Tuesday, June 15, 2010
No More Promises reviewed by David Stine
Electro Glide Records
12 tracks/50:081 min.
My default thinking when I receive a CD to review the displays a Stratocaster prominently on the cover is, urgh, here we go again, another Stevie Ray Vaughanabe. Downstater (IL) Jimmy Warren’s CD, No More Promises displays a Stratocaster prominently on the cover. However, rather than the over-the-top, I can blow you away attitude of many Strat players, Warren’s tone is closer to Gary Moore and with this collection of slow to mid-tempo songs, his emphasis is on fluidity over being a note factory. Warren wrote and produced all the songs on the CD and his band adds just the right amount of support--no show offs here. Rhythm guitar chores are handled by John Digregorio; bass by Mike Boyle; and drums by Charles Price. Warren sings, plays lead, sometimes Hammond B-3 and bass.
One of Warren’s ongoing themes is money troubles. “Watermelon Money,“ song one, is about trying to support a woman in the manner she’s accustomed to on “watermelon money.” Warren finds himself a “Mean Mistreater” on song two. Yes, Warren is not the most clever song writer but he does avoid overused blues stories. Song three, “I’m Gonna Love You,“ borders on an anthem and is reminiscent of Clapton’s “Wonderful Tonight.“ The instrumental “Darker Shade of Grey,” contains a lot of “Albatross” era Fleetwood Mac. Warren’s use of the humbucker on his Strat most of the time produces a thick tone so favored by British blues guitarists Warren seems to have heard. Back to Warren’s playing: on headphones you can hear him play every note, even when doing fast runs, Some players get so cluttered that the notes bleed into each other and it becomes noise. Thank you Jimmy Warren for avowing this pitfall. Bob Margoling guest on slide guitar for Warren’s “It Ain’t Fair,“ yet another song about working for the man who makes all the money. At number five this song is the first song that’s not slow-to moderate tempo. Warning--Jimmy you may have lost some reviewers by this point--mix it up! “Standing In My Shoes,“ again, brings in the plight of the worker whose job has been outsourced. It’s and SRV-type shuffle but much appreciated at this point in the near-bogged-down disc. Warren slows a bit for the title track, “No More Promises.“ The final four songs remain in the moderate to mid-tempo ranges. The closing song, “Send me On My Way,” will sound most like the blues to most listeners.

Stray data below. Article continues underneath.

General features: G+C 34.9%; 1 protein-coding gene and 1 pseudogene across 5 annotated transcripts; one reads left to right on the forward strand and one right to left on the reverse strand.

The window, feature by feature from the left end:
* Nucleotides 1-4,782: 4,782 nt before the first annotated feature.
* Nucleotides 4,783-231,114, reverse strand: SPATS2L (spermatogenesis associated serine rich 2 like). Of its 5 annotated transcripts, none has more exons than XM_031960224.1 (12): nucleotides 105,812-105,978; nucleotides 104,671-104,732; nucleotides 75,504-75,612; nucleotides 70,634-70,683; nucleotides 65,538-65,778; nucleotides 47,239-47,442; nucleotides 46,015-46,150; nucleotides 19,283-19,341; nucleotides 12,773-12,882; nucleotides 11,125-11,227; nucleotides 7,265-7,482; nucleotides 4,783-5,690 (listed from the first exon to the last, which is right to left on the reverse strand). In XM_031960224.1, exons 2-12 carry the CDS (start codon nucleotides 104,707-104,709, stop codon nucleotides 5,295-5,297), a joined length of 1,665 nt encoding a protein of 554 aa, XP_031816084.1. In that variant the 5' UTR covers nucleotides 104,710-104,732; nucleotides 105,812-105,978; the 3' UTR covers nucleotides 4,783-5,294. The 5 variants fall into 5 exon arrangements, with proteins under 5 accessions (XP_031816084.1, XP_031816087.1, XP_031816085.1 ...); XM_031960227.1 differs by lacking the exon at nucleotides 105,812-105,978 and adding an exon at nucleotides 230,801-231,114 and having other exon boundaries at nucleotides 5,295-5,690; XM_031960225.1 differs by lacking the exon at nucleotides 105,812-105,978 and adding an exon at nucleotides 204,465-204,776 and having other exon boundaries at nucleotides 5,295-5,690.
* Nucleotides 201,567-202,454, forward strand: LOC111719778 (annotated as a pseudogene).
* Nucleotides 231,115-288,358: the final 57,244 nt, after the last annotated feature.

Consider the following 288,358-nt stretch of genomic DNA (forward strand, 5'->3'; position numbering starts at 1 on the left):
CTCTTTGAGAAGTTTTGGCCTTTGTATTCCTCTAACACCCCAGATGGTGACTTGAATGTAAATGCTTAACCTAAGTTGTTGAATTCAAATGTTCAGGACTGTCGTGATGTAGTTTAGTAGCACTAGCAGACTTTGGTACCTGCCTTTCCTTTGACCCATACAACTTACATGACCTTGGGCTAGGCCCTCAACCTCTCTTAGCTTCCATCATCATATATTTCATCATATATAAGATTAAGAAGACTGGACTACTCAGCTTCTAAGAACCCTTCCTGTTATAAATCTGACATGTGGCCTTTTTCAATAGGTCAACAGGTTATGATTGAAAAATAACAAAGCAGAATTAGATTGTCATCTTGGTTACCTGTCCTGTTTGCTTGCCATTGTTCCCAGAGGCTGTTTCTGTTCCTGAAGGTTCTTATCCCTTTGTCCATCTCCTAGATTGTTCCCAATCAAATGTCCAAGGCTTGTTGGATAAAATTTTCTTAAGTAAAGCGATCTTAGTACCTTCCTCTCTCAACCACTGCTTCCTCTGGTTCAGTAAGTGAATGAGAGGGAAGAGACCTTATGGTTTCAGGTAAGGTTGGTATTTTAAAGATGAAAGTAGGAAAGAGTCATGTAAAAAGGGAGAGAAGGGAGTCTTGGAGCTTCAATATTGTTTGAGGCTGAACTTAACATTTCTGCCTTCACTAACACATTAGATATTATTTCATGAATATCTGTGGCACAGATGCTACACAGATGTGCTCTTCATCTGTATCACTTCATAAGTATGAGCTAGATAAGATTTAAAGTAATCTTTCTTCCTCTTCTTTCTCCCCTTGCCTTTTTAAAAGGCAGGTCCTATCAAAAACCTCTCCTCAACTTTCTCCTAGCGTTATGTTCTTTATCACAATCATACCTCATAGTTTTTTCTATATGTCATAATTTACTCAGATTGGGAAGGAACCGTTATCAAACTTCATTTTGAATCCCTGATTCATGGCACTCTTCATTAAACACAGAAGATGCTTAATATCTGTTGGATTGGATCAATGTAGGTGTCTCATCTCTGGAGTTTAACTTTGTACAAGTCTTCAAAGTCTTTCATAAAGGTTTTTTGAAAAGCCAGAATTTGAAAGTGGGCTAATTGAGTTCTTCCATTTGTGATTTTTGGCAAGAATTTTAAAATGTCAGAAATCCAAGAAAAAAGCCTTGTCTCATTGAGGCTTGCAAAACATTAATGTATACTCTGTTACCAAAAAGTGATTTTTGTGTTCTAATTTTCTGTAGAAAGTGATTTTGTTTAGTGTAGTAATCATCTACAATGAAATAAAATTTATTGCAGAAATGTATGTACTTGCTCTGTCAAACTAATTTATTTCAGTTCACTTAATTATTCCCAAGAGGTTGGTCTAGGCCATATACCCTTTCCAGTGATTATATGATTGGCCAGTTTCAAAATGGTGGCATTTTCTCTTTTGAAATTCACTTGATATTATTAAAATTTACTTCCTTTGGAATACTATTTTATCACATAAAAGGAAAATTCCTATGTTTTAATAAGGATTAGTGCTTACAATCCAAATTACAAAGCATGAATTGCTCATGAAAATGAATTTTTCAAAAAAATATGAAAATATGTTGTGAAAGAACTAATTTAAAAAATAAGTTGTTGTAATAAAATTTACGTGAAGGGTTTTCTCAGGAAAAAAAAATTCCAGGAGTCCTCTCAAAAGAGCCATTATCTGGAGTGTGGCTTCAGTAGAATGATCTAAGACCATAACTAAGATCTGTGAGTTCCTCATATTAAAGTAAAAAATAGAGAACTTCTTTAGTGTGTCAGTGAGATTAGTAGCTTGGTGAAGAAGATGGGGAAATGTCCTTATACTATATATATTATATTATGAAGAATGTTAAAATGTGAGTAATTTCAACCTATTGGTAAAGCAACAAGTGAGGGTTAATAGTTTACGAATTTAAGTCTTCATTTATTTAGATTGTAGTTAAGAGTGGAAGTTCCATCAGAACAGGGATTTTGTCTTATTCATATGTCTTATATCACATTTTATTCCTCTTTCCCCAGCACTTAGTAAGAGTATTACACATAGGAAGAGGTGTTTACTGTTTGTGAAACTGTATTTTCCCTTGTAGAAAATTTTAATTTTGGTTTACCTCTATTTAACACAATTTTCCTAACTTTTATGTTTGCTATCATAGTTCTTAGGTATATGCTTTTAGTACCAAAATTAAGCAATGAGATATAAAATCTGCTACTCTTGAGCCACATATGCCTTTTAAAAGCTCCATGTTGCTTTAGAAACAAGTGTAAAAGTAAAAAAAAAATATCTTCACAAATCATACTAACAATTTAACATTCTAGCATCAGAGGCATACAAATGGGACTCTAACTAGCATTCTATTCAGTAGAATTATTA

Warren doesn’t have the strongest voice or the most clever writing skills, but he seems to know his strengths and those are arranging and playing tasty guitar. If you’d like to hear a less-caffeinated Gary Moore, you might want to check out Jimmy Warren. I was surprised in a pleasant way by Warren’s approach to modern day blues with emphasis on guitar that won’t send you looking for a harmonic CD. Recommended. And he’s local folks!
Reviewed by David Stine